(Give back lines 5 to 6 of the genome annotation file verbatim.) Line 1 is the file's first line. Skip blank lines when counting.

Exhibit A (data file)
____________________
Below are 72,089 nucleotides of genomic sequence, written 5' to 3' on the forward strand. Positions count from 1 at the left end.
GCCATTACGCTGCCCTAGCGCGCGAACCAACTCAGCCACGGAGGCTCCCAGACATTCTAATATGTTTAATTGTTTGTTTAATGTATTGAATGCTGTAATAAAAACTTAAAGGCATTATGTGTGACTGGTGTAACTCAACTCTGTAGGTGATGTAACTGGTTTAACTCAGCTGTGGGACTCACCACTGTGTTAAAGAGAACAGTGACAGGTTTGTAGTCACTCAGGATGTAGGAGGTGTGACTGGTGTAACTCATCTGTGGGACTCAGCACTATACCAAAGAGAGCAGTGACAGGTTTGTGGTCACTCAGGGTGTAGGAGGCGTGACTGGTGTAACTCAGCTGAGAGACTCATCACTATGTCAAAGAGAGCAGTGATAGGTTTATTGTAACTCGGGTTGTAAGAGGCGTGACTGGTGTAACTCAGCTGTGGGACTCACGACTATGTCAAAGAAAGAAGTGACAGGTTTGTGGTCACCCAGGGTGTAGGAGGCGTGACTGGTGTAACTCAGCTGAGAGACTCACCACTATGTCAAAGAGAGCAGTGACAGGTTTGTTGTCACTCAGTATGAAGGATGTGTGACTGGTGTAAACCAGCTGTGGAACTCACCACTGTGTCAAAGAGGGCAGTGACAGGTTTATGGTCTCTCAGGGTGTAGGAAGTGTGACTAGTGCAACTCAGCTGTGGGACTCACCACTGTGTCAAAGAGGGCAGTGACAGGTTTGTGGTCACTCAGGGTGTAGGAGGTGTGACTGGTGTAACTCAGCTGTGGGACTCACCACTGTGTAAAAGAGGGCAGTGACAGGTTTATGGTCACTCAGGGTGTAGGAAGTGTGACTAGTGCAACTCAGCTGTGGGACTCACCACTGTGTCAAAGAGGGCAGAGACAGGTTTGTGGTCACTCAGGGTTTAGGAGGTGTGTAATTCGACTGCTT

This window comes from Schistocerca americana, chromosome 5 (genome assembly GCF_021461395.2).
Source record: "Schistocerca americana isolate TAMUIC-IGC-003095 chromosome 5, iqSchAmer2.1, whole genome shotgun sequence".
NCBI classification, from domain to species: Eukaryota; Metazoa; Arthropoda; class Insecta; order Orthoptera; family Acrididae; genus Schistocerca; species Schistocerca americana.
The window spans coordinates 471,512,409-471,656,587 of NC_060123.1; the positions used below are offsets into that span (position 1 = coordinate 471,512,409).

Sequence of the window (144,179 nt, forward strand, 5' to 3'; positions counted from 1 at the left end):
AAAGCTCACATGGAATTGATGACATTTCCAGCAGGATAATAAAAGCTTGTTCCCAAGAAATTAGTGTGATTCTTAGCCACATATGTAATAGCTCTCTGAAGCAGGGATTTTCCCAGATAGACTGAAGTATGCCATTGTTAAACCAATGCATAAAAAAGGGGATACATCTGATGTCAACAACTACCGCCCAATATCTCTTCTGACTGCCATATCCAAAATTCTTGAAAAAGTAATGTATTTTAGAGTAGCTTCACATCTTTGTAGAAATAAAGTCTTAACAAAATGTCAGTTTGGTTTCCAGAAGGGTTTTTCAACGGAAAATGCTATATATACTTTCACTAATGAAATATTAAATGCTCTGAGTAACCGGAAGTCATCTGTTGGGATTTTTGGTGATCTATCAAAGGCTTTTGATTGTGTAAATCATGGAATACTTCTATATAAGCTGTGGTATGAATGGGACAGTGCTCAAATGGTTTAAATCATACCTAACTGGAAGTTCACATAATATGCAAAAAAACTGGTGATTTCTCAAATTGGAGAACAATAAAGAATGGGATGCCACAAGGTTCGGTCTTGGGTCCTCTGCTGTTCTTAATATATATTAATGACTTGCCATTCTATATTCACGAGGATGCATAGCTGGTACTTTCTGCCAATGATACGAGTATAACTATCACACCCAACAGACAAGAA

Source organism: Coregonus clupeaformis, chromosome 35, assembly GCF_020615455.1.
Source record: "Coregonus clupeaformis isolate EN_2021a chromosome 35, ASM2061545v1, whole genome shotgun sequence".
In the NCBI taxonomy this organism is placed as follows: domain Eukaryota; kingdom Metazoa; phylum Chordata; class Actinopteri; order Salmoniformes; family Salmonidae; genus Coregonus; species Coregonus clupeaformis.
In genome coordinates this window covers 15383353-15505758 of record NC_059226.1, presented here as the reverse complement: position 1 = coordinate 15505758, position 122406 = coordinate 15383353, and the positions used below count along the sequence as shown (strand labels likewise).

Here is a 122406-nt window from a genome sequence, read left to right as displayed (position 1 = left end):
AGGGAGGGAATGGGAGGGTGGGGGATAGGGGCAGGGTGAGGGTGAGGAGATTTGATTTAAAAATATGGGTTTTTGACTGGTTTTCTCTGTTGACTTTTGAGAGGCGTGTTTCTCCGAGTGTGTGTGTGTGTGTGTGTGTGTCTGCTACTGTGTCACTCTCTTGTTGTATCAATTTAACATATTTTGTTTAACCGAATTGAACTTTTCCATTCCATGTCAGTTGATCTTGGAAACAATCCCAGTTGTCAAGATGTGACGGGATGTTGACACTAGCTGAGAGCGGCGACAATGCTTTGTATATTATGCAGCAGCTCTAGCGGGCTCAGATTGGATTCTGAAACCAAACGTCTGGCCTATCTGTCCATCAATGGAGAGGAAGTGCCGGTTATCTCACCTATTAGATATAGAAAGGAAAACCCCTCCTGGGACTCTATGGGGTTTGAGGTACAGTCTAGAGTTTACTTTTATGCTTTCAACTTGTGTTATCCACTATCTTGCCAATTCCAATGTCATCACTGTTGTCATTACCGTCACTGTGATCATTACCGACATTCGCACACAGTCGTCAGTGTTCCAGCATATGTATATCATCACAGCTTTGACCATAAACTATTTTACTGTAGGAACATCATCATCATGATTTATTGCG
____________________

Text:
NCBI classification, from domain to species: Eukaryota; Metazoa; Arthropoda; class Insecta; order Orthoptera; family Acrididae; genus Schistocerca; species Schistocerca americana.
The window spans coordinates 471,512,409-471,656,587 of NC_060123.1; the positions used below are offsets into that span (position 1 = coordinate 471,512,409).